Piasecki Helicopter Corp., Morton, PA
First Flight 1951
Restored by Boeing Management Association Gold Card volunteers
Acquisition Source: Peter Wright Donation
The HUP series of helicopters was evolved at Piasecki Helicopter Corporation to serve aboard aircraft carriers and other large warships of the U.S. Navy. They would primarily be used for search and rescue, plane guard and general transportation duties. The prototype aircraft for the HUP series was the Piasecki XHJP‑1 The HJP designation was changed to HUP in 1949 when U was substituted for J in aircraft and squadron designations. In the fleet the HUP was known as the "hup‑mobile" or "shoe" (because of its shape).
This was the first helicopter to have overlapping rotor blades (37% overlap) that reduced the size of the helicopter to facilitate shipboard operation. The HUP could fit on aircraft carrier elevators without folding its blades, and on most cruiser elevators with blades folded. The pilot and copilot sat in the nose, below the forward rotor; behind the cockpit the cabin could accommodate four passengers or three stretchers, with the single Continental engine mounted aft. The tubular, metal‑covered fuselage rested on a fixed undercarriage. The Navy ordered 32 HUP‑1 variants for shipboard operation. These had all‑weather instrumentation, and some had AN/AQS‑4 dipping sonar fitted for ASW operations (designated HUP‑2s). A hatch in the bottom of the fuselage permitted personnel to be hoisted directly up into the cabin.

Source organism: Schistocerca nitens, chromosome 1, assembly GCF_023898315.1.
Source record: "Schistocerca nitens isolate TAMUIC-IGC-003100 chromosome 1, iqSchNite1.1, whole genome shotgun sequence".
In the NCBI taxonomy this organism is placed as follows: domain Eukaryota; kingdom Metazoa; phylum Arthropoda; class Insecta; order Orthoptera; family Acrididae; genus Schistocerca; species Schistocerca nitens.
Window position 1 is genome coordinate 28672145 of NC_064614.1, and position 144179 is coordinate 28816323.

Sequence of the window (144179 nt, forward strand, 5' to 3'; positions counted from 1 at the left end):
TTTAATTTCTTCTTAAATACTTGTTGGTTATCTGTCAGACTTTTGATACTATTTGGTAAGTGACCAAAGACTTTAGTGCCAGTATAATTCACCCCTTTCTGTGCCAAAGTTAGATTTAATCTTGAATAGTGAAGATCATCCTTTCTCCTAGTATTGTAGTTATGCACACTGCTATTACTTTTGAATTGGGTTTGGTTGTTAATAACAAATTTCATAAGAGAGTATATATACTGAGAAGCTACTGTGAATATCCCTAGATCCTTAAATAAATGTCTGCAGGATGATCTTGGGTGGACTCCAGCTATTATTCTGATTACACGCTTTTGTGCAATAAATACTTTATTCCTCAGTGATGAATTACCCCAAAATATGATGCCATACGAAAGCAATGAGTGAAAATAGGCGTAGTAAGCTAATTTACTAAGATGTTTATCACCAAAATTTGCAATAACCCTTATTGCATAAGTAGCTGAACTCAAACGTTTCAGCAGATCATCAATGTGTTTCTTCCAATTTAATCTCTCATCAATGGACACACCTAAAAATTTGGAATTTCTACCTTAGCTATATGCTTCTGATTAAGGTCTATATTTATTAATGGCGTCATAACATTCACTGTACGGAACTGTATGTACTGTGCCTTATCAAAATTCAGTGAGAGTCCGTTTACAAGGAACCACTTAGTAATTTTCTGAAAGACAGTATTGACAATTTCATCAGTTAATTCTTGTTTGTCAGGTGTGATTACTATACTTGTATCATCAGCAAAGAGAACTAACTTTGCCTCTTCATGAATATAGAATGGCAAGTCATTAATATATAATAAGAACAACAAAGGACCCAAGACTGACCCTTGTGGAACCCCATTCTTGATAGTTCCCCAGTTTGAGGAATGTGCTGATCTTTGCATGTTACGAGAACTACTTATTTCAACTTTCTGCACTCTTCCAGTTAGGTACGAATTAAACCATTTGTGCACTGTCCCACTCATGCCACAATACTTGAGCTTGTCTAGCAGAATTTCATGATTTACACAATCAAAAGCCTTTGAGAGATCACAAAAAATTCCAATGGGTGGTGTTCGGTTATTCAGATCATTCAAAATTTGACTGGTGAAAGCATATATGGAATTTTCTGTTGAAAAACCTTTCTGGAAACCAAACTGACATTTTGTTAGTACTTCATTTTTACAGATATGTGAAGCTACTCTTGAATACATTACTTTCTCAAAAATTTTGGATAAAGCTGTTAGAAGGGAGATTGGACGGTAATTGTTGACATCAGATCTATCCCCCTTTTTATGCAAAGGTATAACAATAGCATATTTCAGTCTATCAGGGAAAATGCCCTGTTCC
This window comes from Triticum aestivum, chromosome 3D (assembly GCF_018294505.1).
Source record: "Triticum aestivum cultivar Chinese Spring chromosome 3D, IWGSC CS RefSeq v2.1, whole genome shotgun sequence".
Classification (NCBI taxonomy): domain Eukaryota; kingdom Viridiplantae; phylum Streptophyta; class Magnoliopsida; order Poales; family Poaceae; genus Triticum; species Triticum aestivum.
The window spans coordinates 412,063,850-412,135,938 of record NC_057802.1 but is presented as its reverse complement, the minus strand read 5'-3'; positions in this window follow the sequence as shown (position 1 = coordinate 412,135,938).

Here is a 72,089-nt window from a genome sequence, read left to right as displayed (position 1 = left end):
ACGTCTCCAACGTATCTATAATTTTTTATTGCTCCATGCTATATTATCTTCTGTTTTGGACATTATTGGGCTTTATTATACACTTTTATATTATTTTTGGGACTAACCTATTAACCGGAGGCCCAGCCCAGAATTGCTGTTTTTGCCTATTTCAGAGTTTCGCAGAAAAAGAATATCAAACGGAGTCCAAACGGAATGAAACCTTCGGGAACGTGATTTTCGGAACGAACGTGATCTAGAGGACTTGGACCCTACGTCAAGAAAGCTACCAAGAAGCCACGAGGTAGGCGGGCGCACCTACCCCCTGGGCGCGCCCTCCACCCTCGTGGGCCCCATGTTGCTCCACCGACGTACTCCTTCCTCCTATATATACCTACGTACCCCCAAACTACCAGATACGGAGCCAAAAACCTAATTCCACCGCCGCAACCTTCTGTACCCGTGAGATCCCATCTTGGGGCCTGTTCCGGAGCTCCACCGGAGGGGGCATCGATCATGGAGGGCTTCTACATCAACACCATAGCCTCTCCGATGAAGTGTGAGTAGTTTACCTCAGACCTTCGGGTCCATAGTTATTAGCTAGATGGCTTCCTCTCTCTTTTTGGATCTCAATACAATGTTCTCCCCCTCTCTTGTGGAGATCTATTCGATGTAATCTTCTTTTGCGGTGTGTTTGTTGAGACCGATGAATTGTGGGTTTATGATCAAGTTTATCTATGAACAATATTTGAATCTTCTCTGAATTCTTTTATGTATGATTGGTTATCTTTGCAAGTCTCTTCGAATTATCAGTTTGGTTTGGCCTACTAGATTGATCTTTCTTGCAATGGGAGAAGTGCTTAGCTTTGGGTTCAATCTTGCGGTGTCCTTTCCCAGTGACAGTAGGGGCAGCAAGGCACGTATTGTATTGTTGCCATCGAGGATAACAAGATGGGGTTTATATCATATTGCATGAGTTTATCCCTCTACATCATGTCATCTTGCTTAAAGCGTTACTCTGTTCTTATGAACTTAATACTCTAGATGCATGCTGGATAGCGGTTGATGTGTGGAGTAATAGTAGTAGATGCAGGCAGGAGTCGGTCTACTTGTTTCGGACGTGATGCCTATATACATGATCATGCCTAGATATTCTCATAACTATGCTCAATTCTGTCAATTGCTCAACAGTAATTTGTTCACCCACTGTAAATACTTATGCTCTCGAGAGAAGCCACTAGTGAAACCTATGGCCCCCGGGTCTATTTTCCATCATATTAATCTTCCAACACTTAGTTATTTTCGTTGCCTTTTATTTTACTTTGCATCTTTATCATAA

The Marines flew 13 of the Navy HUPs. The Army procured 70 helicopters similar to the HUP‑2, designated H‑25A. These were too small for Army requirements and 50 were transferred to the Navy as HUP‑3s. The Navy HUP‑2/3 survivors were redesignated UH‑25B/C, respectively, in 1962. Another 15 HUP‑2s went to the French Navy and 3 HUP‑3s went to the Canadian Navy.
The HUP‑2 Retriever was outfitted with an autopilot that permitted "hands‑off" flying and made the aircraft extremely stable. A large rectangular rescue hatch was located in the belly of aircraft. adjacent to the pilot seat, through which a rescue hoist inside the cabin could lift up to 4001b at a time. The HUP Retriever is credited with savings hundreds of lives. During Lt. Colonel John Glenn's history making orbital space flight in 1963, an HUP‑2 airlifted him from the pick‑up ship and transported him to the carrier U.S.S. Randolph.